Stockholm University, Faculty of Science, Department of Molecular Biosciences, The Wenner-Gren Institute.
    Martinez de San Vicente, Kontxi
    Riedelberger, Michael
    Bandari, Naga C.
    Shivarathri, Raju
    Petryshyn, Andriy
    Chauhan, Neeraj
    Zacchi, Lucia F.
    Leibundgut Landmann, Salomé
    Ljungdahl, Per O.
    Stockholm University, Faculty of Science, Department of Molecular Biosciences, The Wenner-Gren Institute.
    Kuchler, Karl
    The histone chaperone HIR maintains chromatin states to control nitrogen assimilation and fungal virulence2021In: Cell Reports, E-ISSN 2211-1247, Vol. 36, no 3, article id 109406Article in journal (Refereed)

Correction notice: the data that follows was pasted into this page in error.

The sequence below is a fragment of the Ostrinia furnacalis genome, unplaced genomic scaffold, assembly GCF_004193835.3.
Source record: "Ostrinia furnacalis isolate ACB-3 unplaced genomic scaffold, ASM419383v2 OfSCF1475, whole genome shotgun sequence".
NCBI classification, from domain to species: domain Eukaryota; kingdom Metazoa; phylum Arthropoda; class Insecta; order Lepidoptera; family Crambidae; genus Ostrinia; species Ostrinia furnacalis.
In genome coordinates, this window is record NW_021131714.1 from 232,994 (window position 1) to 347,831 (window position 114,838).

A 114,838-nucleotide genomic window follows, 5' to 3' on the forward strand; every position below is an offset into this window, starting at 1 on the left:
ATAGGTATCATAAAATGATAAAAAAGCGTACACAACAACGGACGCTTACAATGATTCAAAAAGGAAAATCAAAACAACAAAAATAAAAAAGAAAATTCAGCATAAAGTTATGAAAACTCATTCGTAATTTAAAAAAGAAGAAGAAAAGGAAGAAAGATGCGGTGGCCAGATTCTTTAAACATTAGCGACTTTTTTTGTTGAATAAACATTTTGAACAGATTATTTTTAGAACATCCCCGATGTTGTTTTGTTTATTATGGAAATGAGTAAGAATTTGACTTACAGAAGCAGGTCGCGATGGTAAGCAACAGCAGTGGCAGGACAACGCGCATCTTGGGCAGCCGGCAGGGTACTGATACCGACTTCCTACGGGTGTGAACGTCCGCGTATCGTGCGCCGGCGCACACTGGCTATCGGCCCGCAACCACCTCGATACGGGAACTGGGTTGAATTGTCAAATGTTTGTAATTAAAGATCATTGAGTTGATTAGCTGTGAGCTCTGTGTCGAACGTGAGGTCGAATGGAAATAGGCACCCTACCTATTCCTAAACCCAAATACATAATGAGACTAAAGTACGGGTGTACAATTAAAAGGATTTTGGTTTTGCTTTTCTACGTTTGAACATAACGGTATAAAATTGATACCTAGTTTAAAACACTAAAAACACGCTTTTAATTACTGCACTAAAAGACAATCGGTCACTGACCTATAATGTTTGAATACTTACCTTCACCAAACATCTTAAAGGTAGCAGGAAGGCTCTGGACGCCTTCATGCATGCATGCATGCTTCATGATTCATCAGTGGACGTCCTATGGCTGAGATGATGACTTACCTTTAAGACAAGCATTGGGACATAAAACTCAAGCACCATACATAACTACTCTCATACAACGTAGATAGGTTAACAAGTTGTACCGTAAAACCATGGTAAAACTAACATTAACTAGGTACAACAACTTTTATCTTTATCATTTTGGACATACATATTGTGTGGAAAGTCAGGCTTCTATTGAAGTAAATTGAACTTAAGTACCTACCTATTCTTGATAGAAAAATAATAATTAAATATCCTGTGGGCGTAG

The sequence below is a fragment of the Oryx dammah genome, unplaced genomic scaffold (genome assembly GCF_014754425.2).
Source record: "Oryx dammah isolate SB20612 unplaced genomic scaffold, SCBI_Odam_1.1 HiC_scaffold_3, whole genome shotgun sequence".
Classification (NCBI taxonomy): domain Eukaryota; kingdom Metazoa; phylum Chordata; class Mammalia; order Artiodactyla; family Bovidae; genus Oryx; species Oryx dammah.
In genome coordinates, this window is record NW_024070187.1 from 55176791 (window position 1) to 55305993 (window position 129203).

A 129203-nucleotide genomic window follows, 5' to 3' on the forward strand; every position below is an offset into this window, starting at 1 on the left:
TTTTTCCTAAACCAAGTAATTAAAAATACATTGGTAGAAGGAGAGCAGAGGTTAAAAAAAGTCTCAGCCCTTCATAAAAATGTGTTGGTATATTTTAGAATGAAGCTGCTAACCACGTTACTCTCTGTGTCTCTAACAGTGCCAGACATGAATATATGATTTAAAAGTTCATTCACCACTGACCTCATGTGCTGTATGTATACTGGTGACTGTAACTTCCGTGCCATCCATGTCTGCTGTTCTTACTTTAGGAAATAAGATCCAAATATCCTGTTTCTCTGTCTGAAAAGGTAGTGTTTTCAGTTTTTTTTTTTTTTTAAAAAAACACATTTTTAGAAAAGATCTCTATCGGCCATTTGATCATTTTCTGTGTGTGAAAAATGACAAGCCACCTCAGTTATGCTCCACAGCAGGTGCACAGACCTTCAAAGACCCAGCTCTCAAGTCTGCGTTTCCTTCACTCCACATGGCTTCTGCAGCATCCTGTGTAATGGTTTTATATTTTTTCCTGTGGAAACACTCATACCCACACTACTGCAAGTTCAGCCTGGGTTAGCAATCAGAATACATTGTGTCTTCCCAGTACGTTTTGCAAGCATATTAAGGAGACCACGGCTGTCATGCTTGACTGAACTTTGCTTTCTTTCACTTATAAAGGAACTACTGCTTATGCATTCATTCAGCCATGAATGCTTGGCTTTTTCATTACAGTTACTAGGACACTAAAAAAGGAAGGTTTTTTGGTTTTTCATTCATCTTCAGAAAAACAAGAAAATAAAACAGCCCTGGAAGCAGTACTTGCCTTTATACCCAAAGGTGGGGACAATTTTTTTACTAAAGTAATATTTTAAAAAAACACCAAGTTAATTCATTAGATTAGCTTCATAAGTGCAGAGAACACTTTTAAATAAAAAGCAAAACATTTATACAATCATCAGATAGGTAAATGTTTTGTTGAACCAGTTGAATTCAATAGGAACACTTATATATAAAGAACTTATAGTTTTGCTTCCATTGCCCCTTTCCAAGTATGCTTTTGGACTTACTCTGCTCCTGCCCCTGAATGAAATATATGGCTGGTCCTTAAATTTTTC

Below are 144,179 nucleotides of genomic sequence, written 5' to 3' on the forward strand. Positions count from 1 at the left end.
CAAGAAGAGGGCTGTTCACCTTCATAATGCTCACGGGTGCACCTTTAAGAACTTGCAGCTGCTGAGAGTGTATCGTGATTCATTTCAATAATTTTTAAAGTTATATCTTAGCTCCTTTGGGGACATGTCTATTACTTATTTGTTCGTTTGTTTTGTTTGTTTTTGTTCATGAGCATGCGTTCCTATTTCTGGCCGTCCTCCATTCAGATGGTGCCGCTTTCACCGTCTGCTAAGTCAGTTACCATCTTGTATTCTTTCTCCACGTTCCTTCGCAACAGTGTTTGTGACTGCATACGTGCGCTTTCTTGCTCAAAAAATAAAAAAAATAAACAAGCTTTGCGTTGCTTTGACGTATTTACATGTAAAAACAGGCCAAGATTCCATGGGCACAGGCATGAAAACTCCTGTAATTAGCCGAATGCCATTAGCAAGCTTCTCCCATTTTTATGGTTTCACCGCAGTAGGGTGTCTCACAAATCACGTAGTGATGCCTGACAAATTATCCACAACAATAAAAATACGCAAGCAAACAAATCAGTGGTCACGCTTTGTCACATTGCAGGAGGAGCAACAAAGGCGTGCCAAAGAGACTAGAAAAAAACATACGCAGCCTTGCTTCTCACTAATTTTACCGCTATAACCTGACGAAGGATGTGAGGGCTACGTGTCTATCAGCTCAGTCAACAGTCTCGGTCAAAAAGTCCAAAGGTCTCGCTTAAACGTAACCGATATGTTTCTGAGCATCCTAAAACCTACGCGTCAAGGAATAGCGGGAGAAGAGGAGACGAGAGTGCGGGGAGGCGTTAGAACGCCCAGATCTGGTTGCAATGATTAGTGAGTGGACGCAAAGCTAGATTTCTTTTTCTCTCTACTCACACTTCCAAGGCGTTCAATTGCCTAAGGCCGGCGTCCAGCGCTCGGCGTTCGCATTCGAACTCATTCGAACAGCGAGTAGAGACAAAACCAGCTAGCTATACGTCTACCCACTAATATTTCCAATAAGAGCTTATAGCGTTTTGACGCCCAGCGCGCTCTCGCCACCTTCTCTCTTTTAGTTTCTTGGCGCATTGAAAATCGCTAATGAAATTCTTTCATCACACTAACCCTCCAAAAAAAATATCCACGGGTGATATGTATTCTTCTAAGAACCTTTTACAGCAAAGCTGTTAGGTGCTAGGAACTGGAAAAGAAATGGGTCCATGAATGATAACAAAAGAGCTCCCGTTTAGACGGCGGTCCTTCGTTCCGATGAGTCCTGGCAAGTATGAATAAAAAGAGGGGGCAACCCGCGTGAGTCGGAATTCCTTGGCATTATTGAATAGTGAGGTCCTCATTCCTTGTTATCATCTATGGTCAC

Abstract [en]

    Adaptation to changing environments and immune evasion is pivotal for fitness of pathogens. Yet, the underlying mechanisms remain largely unknown. Adaptation is governed by dynamic transcriptional re-programming, which is tightly connected to chromatin architecture. Here, we report a pivotal role for the HIR histone chaperone complex in modulating virulence of the human fungal pathogen Candida albicans. Genetic ablation of HIR function alters chromatin accessibility linked to aberrant transcriptional responses to protein as nitrogen source. This accelerates metabolic adaptation and increases the release of extracellular proteases, which enables scavenging of alternative nitrogen sources. Furthermore, HIR controls fungal virulence, as HIR1 deletion leads to differential recognition by immune cells and hypervirulence in a mouse model of systemic infection. This work provides mechanistic insights into chromatin-coupled regulatory mechanisms that fine-tune pathogen gene expression and virulence. Furthermore, the data point toward the requirement of refined screening approaches to exploit chromatin modifications as antifungal strategies.